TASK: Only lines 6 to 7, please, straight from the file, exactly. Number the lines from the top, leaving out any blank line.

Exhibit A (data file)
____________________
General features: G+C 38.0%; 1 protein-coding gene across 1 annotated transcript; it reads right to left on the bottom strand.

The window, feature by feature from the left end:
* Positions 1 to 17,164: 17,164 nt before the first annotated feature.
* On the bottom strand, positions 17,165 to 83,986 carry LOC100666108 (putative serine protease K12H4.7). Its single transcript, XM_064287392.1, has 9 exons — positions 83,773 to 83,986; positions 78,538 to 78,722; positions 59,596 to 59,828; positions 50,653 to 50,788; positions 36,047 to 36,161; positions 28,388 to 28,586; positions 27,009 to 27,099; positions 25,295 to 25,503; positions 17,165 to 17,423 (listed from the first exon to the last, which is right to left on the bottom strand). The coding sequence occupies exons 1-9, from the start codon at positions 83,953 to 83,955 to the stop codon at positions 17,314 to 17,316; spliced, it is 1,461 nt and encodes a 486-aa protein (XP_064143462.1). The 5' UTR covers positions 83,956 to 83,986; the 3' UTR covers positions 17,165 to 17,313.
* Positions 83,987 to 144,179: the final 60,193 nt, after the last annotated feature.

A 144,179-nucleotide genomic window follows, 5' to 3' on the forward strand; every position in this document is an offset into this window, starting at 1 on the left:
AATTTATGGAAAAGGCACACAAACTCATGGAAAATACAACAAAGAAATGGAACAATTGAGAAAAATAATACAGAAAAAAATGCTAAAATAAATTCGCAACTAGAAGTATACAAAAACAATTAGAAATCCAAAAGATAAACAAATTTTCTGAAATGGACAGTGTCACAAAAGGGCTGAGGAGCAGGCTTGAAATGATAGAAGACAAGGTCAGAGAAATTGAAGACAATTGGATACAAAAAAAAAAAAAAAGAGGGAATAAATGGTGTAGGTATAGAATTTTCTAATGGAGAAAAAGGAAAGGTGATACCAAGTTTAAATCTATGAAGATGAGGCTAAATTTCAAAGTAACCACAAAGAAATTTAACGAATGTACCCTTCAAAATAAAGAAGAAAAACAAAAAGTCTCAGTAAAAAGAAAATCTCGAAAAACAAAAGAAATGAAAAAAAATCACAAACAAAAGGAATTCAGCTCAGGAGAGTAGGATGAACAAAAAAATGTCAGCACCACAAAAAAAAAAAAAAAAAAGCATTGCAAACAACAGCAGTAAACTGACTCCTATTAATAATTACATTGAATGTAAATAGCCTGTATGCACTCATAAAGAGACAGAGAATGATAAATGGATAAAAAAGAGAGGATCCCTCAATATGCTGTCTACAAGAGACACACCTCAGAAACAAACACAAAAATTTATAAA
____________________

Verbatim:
A 144,179-nucleotide genomic window follows, 5' to 3' on the forward strand; every position in this document is an offset into this window, starting at 1 on the left:
AATTTATGGAAAAGGCACACAAACTCATGGAAAATACAACAAAGAAATGGAACAATTGAGAAAAATAATACAGAAAAAAATGCTAAAATAAATTCGCAACTAGAAGTATACAAAAACAATTAGAAATCCAAAAGATAAACAAATTTTCTGAAATGGACAGTGTCACAAAAGGGCTGAGGAGCAGGCTTGAAATGATAGAAGACAAGGTCAGAGAAATTGAAGACAATTGGATACAAAAAAAAAAAAAAAGAGGGAATAAATGGTGTAGGTATAGAATTTTCTAATGGAGAAAAAGGAAAGGTGATACCAAGTTTAAATCTATGAAGATGAGGCTAAATTTCAAAGTAACCACAAAGAAATTTAACGAATGTACCCTTCAAAATAAAGAAGAAAAACAAAAAGTCTCAGTAAAAAGAAAATCTCGAAAAACAAAAGAAATGAAAAAAAATCACAAACAAAAGGAATTCAGCTCAGGAGAGTAGGATGAACAAAAAAATGTCAGCACCACAAAAAAAAAAAAAAAAAAGCATTGCAAACAACAGCAGTAAACTGACTCCTATTAATAATTACATTGAATGTAAATAGCCTGTATGCACTCATAAAGAGACAGAGAATGATAAATGGATAAAAAAGAGAGGATCCCTCAATATGCTGTCTACAAGAGACACACCTCAGAAACAAACACAAAAATTTATAAA